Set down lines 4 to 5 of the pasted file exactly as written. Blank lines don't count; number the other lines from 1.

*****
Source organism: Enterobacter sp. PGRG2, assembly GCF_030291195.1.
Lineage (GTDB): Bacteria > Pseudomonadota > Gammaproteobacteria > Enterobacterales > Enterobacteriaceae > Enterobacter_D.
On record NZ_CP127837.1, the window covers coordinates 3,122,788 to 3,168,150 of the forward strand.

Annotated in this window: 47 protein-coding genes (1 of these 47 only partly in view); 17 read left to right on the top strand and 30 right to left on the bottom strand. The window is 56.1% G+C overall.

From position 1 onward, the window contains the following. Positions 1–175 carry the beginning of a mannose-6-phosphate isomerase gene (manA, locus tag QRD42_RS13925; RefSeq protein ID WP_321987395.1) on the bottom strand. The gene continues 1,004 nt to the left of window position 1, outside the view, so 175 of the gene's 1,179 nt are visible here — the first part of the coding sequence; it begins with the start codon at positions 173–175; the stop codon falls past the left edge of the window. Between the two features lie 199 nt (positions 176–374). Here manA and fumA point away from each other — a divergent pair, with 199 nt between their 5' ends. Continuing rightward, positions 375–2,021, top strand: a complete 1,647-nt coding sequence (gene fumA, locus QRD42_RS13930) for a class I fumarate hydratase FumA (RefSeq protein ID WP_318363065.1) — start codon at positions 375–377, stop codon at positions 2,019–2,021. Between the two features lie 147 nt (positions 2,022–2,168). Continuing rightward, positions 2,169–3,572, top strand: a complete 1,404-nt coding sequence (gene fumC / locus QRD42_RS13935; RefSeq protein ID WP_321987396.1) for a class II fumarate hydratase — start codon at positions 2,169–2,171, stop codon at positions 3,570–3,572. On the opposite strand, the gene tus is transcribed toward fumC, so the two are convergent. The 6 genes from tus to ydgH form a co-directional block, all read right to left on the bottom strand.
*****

Annotated in this window: 47 protein-coding genes (1 of these 47 only partly in view); 17 read left to right on the top strand and 30 right to left on the bottom strand. The window is 56.1% G+C overall.

From position 1 onward, the window contains the following. Positions 1–175 carry the beginning of a mannose-6-phosphate isomerase gene (manA, locus tag QRD42_RS13925; RefSeq protein ID WP_321987395.1) on the bottom strand. The gene continues 1,004 nt to the left of window position 1, outside the view, so 175 of the gene's 1,179 nt are visible here — the first part of the coding sequence; it begins with the start codon at positions 173–175; the stop codon falls past the left edge of the window. Between the two features lie 199 nt (positions 176–374). Here manA and fumA point away from each other — a divergent pair, with 199 nt between their 5' ends. Continuing rightward, positions 375–2,021, top strand: a complete 1,647-nt coding sequence (gene fumA, locus QRD42_RS13930) for a class I fumarate hydratase FumA (RefSeq protein ID WP_318363065.1) — start codon at positions 375–377, stop codon at positions 2,019–2,021. Between the two features lie 147 nt (positions 2,022–2,168). Continuing rightward, positions 2,169–3,572, top strand: a complete 1,404-nt coding sequence (gene fumC / locus QRD42_RS13935; RefSeq protein ID WP_321987396.1) for a class II fumarate hydratase — start codon at positions 2,169–2,171, stop codon at positions 3,570–3,572. On the opposite strand, the gene tus is transcribed toward fumC, so the two are convergent. The 6 genes from tus to ydgH form a co-directional block, all read right to left on the bottom strand.